Band: Adrian van den Broëck
Album: Alchemist Hans Blomberg
This is one weird-ass album. It's half spoken word story and half progressive metal album. You'll find yourself alternating between bits of the story of Hans Blomberg's search for the fountain of youth (in space, of course) and some very Devin Townsend inspired, djent leaning, progressive metal. There will no doubt be many comparisons to Ziltoid, The Omniscient (and they're valid comparisons), but there's more of a distinct separation between the 6 story tracks and the 6 songs on this album. The story... it was interesting enough for a single listen. The songs, though, are what will keep you coming back. When played together without the story interludes, these tracks make for a really tight EP of out-there djent & metal. Definitely unique, Adrian van den Broëck shows a lot of promise for future endeavors.
Band: Adrian van den Broëck
Band: Verse Vica
There are really few surprises left in progressive metal anymore. A band is going to sound quite similar to its heroes (especially in its infancy), so it's usually a matter of sticking close to favored paths. North Carolina-bred prog metal band Verse Vica clearly didn't fall far from the Between the Buried and Me tree. Hell, Jamie King's typically masterful production work is very present on Endeavor. However, this young band showcases a surprising appreciation for breaking the mold. Most obviously, the band employs a heavy (in breadth) emphasis on post-rock cinematic soundscapes. This allows what could otherwise have been throwaway tracks ("Marumari" and "Koholint") to carry an impressive impact, while the influence weaves its way into other tracks as well. Also, Verse Vica prefers to scale the summit more than most, so the heavier moments have more heft. While initial listens belied the obvious influences (including The Contortionist), Verse Vica's charm shows through after multiple listens. There is supreme talent here, even if the apple hasn't fallen that far from the tree just yet.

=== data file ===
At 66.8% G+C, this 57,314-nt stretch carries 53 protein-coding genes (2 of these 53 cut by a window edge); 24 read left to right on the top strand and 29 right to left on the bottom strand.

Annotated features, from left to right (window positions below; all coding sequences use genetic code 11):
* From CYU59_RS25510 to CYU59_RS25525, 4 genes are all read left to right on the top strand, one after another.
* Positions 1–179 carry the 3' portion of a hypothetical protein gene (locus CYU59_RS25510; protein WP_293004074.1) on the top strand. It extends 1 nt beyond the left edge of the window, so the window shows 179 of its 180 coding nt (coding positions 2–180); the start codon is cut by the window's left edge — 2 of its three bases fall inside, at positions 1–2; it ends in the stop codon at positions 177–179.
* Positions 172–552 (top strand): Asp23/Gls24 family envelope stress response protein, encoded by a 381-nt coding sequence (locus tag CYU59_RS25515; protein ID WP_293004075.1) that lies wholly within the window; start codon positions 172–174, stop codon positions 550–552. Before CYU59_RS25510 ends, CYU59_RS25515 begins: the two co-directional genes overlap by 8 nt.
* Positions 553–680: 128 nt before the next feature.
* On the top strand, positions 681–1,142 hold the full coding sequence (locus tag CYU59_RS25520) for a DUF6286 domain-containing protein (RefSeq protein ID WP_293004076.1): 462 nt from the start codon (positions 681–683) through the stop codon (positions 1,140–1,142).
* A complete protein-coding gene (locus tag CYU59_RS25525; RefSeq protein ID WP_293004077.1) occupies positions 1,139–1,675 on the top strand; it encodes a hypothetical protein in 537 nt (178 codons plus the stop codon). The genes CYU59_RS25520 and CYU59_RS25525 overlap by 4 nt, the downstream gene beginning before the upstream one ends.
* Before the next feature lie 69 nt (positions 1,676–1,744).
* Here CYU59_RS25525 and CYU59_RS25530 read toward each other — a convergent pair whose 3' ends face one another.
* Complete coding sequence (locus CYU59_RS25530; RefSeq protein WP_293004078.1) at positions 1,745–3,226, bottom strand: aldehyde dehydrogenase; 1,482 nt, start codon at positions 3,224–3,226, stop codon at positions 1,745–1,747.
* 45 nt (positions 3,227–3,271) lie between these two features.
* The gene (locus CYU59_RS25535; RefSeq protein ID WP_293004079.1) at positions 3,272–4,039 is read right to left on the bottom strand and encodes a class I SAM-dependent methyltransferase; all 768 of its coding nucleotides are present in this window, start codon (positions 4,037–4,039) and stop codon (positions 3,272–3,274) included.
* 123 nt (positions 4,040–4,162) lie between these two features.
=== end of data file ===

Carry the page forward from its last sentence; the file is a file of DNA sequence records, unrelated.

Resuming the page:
Album: The First Harbinger
It seems like djent has become a sub-divided sub-genre of progressive metal (yeah, I'm really doing some deep genre diving) over the last few years. Either a band is focused on bringing heaviness to the genre (a la Vildhjarta) or they want to make the genre thoughtful and clean (a la TesseracT). There is rarely a meeting in the middle. However, Deadfall have tried their hardest to bridge the gap. They are able to play some ridiculously heavy riffs with throat searing vocals yelled over the top, but they can also be mellow, introspective, and controlled. Adding to that, the switch to soaring clean vocals in these times makes for an almost completely different band. It's quite the testament to them that they can keep one foot in each sub-genre and pull it all off in stellar fashion.
Band: Ghosts of Glaciers
Nearly 45 minutes of music, but only 3 tracks long? Hmmm... it's got to be either post-rock, doom, or progressive metal (or some combo of the three) right? Well, I was almost right. Ghosts of Glaciers are definitely as epic as any band in those genres, but they come to us from the post-metal realm (which is a subset of post-rock, if you ask me). Basically, if you've been a fan of classic Pelican or Russian Circles, you'll want to get all over this. Ghosts of Glaciers display all the skills necessary to succeed in this genre. When they want to crush you with powerful riffs, they do. When they want to give you a breather, they do it expertly. When they transition, it doesn't sound forced in the least. And in comparison to the more recent releases from either of the aforementioned bands... Ghosts of Glaciers has them beat, easily.